CHICAGO -- Citizens of Chicago on Wednesday morning heard Mayor Rahm Emanuel utter two words he rarely uses: "I'm sorry."
The apology was an unscripted addition to lengthy remarks the mayor delivered before the Chicago City Council. Emanuel summoned the council members for a special session to talk about "justice, culture and community" in the wake of the high-profile release of a video showing a white police officer shooting Laquan McDonald, a black teenager, 16 times in 2014.
"The first step in that journey is my step," Emanuel said. "I’m sorry."
"Nothing, nothing can excuse what happened with Laquan McDonald," he added. "Laquan McDonald’s death was totally avoidable."
Emanuel made his public mea culpa days after he denied his office tried to cover up the damning video. The Department of Justice on Monday launched a civil rights probe into the city's police department.
The mayor spoke for over 30 minutes, largely reiterating information he has discussed publicly over the past few days, including the creation of a police accountability task force, rededication to community policing efforts and a push to end the notorious "code of silence" that pervades the city's police department.
Emanuel's voice rose to nearly a shout or cracked with emotion on several occasions, including when he said, in another ad-libbed remark, "No citizen is a second-class citizen in the city of Chicago."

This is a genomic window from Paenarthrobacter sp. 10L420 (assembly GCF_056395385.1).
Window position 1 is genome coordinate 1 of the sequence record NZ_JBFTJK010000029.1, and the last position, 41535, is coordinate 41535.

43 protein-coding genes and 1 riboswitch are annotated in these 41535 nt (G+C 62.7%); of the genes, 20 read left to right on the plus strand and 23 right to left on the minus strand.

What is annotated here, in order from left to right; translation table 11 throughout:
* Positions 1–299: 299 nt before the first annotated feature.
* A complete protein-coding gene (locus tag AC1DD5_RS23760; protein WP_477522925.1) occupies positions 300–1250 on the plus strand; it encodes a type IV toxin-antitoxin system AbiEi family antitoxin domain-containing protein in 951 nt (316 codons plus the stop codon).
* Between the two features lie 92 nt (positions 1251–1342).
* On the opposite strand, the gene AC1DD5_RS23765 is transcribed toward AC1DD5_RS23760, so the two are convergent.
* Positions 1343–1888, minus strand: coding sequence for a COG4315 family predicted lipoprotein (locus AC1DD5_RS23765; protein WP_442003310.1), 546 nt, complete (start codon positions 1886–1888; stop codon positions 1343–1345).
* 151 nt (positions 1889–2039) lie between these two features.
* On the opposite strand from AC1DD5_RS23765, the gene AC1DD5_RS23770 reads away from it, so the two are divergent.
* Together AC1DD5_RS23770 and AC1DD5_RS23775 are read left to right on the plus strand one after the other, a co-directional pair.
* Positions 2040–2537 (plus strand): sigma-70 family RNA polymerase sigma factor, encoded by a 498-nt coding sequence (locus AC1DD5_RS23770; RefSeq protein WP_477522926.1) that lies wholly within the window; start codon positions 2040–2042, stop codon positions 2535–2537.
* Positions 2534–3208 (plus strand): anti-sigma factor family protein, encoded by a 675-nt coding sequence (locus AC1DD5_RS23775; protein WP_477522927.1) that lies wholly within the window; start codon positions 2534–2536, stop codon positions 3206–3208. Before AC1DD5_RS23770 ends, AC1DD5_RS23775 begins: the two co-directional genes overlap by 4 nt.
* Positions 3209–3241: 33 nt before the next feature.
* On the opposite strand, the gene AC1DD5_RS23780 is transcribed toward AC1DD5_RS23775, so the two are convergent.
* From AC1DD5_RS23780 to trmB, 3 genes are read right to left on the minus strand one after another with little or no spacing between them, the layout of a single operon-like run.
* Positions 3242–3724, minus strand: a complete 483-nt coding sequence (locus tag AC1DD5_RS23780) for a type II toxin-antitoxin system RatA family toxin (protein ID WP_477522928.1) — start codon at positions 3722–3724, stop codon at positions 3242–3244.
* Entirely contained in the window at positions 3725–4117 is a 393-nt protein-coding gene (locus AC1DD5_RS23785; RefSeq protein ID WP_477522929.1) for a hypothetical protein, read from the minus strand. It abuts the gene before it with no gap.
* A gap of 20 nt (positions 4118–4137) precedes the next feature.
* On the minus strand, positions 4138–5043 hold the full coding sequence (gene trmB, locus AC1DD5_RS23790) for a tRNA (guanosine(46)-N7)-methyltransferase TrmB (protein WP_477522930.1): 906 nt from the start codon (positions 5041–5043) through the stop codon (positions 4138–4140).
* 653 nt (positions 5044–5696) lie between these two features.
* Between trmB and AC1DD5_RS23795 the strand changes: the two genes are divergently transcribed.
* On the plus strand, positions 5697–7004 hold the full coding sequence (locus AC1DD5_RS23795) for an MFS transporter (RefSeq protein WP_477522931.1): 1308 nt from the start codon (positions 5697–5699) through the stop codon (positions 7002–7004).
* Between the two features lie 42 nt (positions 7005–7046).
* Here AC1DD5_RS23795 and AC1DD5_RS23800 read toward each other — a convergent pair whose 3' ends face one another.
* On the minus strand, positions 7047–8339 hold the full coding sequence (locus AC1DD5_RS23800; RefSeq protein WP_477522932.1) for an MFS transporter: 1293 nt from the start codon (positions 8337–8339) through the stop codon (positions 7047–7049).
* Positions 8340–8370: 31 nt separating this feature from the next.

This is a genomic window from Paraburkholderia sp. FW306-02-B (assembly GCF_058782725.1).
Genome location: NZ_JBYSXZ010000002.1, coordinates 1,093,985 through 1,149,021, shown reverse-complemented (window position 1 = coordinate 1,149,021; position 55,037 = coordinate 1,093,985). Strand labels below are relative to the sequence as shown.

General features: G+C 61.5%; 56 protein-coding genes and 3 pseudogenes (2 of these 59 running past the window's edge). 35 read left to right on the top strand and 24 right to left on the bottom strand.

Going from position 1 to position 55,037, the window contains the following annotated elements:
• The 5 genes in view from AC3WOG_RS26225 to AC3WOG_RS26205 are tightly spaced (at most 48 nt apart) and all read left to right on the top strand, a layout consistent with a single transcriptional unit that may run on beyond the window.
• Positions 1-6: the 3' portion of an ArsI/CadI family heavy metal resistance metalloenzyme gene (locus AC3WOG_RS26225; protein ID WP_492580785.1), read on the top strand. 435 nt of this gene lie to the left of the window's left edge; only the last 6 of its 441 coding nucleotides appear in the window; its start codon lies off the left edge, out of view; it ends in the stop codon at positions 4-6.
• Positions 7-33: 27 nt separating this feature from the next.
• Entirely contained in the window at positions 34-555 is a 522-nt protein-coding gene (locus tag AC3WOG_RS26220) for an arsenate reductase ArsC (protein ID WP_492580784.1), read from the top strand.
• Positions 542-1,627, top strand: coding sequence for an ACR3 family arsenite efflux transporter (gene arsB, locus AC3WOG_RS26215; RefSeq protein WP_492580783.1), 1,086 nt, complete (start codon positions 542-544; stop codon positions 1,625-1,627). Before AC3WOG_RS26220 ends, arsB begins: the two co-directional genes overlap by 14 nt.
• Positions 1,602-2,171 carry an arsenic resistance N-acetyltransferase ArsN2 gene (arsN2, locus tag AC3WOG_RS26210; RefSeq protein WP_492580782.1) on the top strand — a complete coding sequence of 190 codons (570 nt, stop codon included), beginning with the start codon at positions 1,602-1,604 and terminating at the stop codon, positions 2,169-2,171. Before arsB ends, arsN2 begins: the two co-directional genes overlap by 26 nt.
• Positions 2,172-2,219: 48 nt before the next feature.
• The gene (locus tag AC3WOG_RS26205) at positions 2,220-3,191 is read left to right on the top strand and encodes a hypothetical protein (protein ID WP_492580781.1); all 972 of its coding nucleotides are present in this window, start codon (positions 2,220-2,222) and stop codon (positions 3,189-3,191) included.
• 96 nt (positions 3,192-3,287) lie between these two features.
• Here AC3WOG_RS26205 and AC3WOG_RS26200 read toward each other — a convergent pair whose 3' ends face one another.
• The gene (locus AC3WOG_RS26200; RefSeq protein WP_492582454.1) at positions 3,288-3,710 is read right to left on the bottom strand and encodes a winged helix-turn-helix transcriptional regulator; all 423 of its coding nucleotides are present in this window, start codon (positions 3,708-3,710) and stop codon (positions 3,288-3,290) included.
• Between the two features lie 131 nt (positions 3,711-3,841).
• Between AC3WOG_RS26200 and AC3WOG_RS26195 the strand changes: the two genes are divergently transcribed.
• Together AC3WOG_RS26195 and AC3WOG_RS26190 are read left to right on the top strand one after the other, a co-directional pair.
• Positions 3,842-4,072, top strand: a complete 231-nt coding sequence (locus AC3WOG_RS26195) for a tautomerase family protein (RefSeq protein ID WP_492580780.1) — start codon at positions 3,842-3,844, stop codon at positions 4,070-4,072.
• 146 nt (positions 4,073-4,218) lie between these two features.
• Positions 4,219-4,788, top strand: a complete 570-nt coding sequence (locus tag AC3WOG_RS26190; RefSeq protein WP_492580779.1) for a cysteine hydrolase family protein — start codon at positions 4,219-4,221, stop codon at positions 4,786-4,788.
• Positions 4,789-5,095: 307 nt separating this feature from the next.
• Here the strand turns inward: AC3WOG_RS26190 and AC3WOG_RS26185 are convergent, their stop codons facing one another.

Laquan McDonald’s death was totally avoidable. Mayor Rahm Emanuel
The mayor didn't address racial profiling and discriminatory policing head-on, but acknowledged the issue when he said, "Would the police ever treat me the way they treat [young black men]? And the simple answer is no. And that is wrong."
The last time Emanuel issued the city a public apology was in 2013, when he acknowledged that police officers had tortured and falsely accused black men in the city between 1972 and 1991.
The Nov. 24 release of the McDonald tape ignited a firestorm of criticism and calls for Emanuel and other officials to resign. The mayor has said he won't step down, and the city has no law or mechanism to recall him, the Better Government Association notes.
Emanuel fired Police Superintendent Garry McCarthy, who he had hand-picked for the job, calling for "fresh eyes and new leadership." However, new reports suggest it was Emanuel's city attorney who blocked McCarthy from implementing various department reforms.
Chicago made two other dashcam videos public this week. On Monday, just hours after the DOJ announced its investigation, it released footage showing the 2014 fatal shooting of 25-year-old Ronald Johnson III. The next day, the city released video from a 2012 incident showing Philip Coleman, who later died in police custody, being hit repeatedly with a Taser.
City council meetings are typically open to the public. But on Wednesday, the main floor of the chambers was primarily reserved for the mayor's guests who were on a preapproved list. Most of the members of the general public who attended were sent to an overflow room on the second floor.
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